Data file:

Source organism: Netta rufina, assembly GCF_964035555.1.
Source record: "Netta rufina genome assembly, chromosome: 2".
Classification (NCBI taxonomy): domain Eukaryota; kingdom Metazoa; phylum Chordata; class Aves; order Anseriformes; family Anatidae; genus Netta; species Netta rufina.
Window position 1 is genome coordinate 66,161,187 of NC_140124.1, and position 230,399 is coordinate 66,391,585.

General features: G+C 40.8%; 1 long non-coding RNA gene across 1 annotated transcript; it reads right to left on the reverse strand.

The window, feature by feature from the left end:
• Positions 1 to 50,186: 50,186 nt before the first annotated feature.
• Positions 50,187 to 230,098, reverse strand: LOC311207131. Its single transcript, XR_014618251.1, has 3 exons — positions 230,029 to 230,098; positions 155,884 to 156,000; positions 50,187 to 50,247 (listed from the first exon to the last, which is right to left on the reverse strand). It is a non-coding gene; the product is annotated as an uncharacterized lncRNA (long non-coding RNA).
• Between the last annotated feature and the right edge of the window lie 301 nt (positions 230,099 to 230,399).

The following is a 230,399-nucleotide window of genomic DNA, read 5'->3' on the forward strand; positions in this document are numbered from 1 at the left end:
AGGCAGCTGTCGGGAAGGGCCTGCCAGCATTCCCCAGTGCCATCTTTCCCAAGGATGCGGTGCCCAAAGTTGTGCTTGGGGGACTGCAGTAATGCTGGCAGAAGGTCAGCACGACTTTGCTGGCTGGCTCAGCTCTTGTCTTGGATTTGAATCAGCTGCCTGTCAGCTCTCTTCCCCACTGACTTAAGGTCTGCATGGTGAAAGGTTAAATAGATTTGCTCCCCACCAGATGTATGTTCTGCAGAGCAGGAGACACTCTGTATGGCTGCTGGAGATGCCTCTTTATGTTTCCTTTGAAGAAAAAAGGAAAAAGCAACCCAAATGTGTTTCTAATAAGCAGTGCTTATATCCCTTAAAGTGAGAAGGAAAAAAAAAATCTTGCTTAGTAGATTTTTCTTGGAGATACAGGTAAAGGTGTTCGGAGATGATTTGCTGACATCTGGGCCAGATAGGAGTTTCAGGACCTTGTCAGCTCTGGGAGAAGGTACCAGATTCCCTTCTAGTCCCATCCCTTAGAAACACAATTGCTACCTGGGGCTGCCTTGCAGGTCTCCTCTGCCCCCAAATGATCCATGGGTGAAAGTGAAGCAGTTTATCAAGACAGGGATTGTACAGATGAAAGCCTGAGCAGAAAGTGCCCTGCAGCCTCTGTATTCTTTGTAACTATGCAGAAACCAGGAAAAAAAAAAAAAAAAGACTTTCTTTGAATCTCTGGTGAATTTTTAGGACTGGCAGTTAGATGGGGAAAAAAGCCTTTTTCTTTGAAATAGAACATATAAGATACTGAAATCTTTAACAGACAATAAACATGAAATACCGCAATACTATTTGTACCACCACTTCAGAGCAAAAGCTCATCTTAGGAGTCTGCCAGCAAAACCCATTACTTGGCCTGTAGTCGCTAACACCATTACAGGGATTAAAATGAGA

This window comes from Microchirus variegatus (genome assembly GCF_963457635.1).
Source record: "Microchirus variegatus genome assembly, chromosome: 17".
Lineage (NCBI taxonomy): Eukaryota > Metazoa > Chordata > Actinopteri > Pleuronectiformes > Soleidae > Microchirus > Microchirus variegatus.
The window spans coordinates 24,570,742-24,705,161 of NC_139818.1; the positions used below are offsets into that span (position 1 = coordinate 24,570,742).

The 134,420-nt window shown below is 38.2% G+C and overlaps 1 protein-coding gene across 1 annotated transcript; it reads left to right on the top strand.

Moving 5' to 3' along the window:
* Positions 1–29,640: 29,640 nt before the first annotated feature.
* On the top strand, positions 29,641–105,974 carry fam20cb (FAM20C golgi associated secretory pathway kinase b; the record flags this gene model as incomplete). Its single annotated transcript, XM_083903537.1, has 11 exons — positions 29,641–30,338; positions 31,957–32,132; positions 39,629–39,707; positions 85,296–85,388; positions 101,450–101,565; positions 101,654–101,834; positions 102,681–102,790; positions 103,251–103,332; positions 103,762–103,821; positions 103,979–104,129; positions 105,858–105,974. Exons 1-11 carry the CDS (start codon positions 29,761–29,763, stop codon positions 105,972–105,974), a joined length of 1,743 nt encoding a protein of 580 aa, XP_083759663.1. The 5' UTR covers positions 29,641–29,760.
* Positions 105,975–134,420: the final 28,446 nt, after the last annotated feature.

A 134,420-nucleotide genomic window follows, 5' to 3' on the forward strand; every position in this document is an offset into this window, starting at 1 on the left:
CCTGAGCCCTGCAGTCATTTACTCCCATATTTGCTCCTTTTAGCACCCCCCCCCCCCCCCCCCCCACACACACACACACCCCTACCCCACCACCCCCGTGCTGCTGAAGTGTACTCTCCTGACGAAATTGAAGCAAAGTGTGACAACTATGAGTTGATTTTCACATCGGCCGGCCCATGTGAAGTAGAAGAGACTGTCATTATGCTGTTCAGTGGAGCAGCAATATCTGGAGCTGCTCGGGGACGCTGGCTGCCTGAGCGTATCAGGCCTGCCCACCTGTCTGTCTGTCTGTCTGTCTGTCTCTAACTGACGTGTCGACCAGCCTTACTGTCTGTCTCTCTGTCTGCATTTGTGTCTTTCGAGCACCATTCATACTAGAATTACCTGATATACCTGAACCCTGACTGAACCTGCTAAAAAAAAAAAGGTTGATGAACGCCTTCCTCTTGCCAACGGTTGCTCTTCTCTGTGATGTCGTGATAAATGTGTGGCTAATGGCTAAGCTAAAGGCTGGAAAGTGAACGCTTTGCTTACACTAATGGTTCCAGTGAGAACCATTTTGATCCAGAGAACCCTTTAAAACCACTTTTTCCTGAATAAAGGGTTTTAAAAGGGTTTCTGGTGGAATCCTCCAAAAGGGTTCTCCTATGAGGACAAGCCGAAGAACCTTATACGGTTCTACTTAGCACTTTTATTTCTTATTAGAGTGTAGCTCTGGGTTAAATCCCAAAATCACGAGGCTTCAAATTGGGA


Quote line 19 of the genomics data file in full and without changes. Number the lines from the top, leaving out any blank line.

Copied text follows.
* On the top strand, positions 29,641–105,974 carry fam20cb (FAM20C golgi associated secretory pathway kinase b; the record flags this gene model as incomplete). Its single annotated transcript, XM_083903537.1, has 11 exons — positions 29,641–30,338; positions 31,957–32,132; positions 39,629–39,707; positions 85,296–85,388; positions 101,450–101,565; positions 101,654–101,834; positions 102,681–102,790; positions 103,251–103,332; positions 103,762–103,821; positions 103,979–104,129; positions 105,858–105,974. Exons 1-11 carry the CDS (start codon positions 29,761–29,763, stop codon positions 105,972–105,974), a joined length of 1,743 nt encoding a protein of 580 aa, XP_083759663.1. The 5' UTR covers positions 29,641–29,760.